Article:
Reconstructing Richard III’s resting placetags: Richard III, University of Leicester, historical reconstruction
Two days after unveiling a reconstruction of the face of Richard III, Leicester experts have now recreated how Greyfriars, his final resting place, might have looked.
Built in 1230, Greyfriars was one of the first Franciscan friaries to be established in England, just 6 years after the order came to Britain, but it was completely demolished during the 16th century Dissolution of the Monasteries.
Now artist and archaeological illustrator Jill Atherton has recreated the friary church, as well as the choir where Richard’s grave was located, in sketches based on similar Medieval buildings, together with archaeological evidence from the recent excavation , including window fragments and pieces of lead, suggesting stained glass, together with stonework, pieces of a large window frame, and roof and floor tiles....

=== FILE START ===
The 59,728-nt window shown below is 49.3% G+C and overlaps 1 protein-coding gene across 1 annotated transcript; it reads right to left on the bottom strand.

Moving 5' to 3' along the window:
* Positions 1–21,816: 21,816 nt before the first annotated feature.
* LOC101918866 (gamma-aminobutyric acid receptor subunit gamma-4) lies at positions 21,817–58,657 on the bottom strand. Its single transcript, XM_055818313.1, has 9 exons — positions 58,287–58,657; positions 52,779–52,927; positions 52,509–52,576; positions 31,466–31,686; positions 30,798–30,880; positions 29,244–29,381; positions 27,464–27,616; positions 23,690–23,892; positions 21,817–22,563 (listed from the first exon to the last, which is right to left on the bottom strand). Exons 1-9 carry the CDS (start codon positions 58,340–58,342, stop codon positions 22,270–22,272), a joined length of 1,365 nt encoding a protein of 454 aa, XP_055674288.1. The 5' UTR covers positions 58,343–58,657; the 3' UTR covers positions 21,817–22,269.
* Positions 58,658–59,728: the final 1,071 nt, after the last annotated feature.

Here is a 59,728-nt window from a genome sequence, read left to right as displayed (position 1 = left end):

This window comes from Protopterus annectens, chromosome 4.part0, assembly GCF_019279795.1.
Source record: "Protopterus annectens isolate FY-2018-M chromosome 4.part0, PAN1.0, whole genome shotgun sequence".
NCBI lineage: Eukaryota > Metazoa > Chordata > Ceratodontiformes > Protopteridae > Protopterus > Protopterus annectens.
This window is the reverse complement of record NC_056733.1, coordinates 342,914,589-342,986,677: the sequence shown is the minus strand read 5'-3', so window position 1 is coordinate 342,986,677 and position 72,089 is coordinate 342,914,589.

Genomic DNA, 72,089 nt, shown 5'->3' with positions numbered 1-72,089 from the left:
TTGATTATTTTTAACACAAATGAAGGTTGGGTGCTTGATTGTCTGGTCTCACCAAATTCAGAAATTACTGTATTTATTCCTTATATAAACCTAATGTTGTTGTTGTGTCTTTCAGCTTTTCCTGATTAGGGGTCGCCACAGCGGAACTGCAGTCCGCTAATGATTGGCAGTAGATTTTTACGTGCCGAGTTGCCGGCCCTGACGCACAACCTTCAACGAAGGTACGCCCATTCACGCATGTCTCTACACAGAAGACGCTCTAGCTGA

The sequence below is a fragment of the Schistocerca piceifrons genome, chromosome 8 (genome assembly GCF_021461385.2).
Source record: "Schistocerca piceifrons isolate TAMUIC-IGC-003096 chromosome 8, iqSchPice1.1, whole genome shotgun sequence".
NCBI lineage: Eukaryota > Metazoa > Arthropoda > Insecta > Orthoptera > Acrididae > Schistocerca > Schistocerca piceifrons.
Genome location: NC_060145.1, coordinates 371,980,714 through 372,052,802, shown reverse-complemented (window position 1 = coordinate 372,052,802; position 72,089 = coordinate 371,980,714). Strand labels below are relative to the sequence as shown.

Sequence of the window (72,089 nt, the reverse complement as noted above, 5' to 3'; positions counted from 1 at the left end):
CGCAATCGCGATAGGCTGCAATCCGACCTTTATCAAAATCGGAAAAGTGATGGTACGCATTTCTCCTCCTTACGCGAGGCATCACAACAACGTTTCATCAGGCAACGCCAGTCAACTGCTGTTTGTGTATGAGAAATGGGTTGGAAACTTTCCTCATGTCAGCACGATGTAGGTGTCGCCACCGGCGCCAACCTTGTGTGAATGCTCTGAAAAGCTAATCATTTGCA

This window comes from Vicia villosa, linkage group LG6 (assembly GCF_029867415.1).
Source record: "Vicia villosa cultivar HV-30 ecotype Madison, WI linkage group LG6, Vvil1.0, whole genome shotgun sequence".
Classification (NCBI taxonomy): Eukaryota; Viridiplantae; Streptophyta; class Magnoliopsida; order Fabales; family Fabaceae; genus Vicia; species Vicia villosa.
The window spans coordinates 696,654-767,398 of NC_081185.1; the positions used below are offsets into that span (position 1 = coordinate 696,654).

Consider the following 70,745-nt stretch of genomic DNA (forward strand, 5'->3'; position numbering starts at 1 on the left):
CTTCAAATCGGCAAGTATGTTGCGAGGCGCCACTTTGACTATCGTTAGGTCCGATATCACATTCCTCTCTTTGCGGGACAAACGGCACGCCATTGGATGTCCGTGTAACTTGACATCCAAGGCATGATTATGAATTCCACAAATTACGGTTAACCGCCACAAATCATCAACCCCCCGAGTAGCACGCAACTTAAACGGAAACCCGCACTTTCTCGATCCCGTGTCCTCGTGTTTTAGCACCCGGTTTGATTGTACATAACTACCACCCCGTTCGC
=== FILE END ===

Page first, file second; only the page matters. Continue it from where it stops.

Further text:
comments powered by Disqus
- Now it can be told: The weakening of the Voting Rights Act of 1965 is the crowning achievement of GOP partisans who detested the law
- Japanese textbooks may sanitize history, but comic art books don't
- Novels About Real-Life Women Are Saving Forgotten History
- Rubio becomes the first Republican presidential candidate in 2016 to admit US must confront “painful” history of racial discrimination
- CNN documentary focuses on “Nixon’s Own 9/11"
- Historians Against the War gathering signatures for new resolution to AHA on alleged violations of academic freedom in Israel
- Academic Seeks Death Certificate for Outlaw Billy the Kid
- Murderer of historian of Czech Jewry goes on trial
- Election results are in for the American Historical Association
- Nial Ferguson warns Obama’s bet on Iran has low odds of success